Eugene Weekly : Feature : 5.5.11

Get Out! Eugene Weekly's Outdoors Issue

Get HookedûBackwoods bass fishing in Oregon

Horses for Dummies Saddle up and ride in Lane County

Getting Hot Thawing out in Lane County springs

Come Hell or High Water The vigorous ritual of the Northwest barbecueû

Horses for Dummies
Saddle up and ride in Lane County
by Camilla Mortensen

It seems so romantic, in theory: ambling up Mount Pisgah on horseback or galloping on the beach in Florence. You can often find me and my aptly named horse, Newsflash, doing that sort of thing on the weekends. But climbing on a 1,200-pound beast might seem a dubious undertaking for those of you out there who are non-riders.

Eugene equestrian Nadia Raza takes Newsflash for a ride. Photo by Camilla Mortensen

Lane County does offer opportunities for the average person to hop on an equine  — C&M on the beach and Triangle 5 out the McKenzie, for example — or at the very least you can watch other people fall off one at upcoming events at the Oregon Horse Center. Heres a quick primer on what to do if you find yourself facing Mr. Ed or his ilk.

The first rule is that the front end bites and the back end kicks. The front is the end with the big eyes and the big teeth. The back end, well, we all know what a horsess ass looks like, dont we? Don't stick your fingers in a horses mouth. If you want to give Hi-Ho Silver a treat to bribe him before you hop on, hold it flat on the palm of your hand. Don't walk behind a horse or, if you do, walk at least six or eight feet behind, out of kicking range. Horses generally dont want to kick you, but when they do kick they are quite good with their aim.

The second thing to know, once youre actually riding a horse, is a no brainer: Keep the horse between you and the ground. But for most people whove never been on a horse before, its actually getting on the horse thats the problem — they are big. And once youre in the saddle, its a long way to the ground.

Riders mount a horse from the lefthand side. This stems from back in the days of knights running around waging war. Swords were worn on the left, to make drawing them easier for a right-handed fighter. So you got on from the left to avoid jabbing your mount with your weapon. Luckily, the need for riding with sharp implements is not really a factor here in Oregon, but we get on from the left anyway. For newbies, most places have a mounting block for you to stand on. Hold the reins and the horse's mane (the hair on the back of its neck, it wont hurt the horse), swing your right leg over, and youre astride a half ton of animal that originally evolved as prey.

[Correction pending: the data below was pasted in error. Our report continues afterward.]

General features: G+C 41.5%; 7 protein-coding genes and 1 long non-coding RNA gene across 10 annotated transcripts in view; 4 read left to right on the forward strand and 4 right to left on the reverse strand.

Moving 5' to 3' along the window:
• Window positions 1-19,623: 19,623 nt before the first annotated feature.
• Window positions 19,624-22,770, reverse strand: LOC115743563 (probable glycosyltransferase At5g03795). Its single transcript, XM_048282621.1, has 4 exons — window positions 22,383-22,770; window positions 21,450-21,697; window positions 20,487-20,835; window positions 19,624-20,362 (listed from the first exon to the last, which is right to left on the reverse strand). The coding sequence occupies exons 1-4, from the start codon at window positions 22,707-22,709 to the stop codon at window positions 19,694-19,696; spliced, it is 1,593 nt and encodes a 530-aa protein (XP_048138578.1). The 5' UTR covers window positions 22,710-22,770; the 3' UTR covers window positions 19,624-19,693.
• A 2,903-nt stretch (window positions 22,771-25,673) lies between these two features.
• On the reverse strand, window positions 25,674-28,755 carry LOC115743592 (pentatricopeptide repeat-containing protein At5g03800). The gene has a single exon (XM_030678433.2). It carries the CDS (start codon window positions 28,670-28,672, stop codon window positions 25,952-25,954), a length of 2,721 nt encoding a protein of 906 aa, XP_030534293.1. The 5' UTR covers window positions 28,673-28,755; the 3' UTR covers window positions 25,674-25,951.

Now that youre on, a frequent question arises: Is it really true that if you fall off you get right back on, or is that one of those annoying inspirational sayings people put on posters? Yes and no. Let's keep in mind that if you do fall off, you just dropped a good five feet to the ground. First check and make sure you didn't break anything. Then lets also keep in mind the whole horse-as-prey thing. Black Beauty might have taken umbrage at your graceless dismount, assumed you were some sort of mountain lion that missed its mark, and high-tailed it back to the barn. In which case, no, you are not getting back on. You are walking home. But if your mount sticks around? Sure, get back on.

Generally, falling off is the exception, not the rule, and most trail rides happen at a slow pace, allowing the riders to check out the scenery and the wildlife. People do this for fun, after all.

If you happen to be on the ground and you encounter a rider, keep in mind yet again that horse-as-prey thing. Horses are big and unpredictable, but they are more scared of you than you are of them. Don't duck and hide in the trees thinking you are out of the way; the horse can see and smell you and thinks you are an evil being, plotting to kill him. Stop, say hello. Most trails have a rule that hikers and bikers yield to horses. If the trail is narrow then hikers and bikers yield on the downhill side, where they look less like a lurking predator.

Horseback riding in Oregon can take you most anywhere, from horsepacking in the wilderness to closer adventures like a quiet ride along the river at Elijah Bristow State Park. For the more ambitious, local stables offer lessons in everything from jumping to Western roping. Theres an art to riding, and it can be addictive. There is a reason everyone on the internet thinks that Winston Churchill once said, "No hour of life is wasted that is spent in the saddle." Or at least thats what I tell my editor. 


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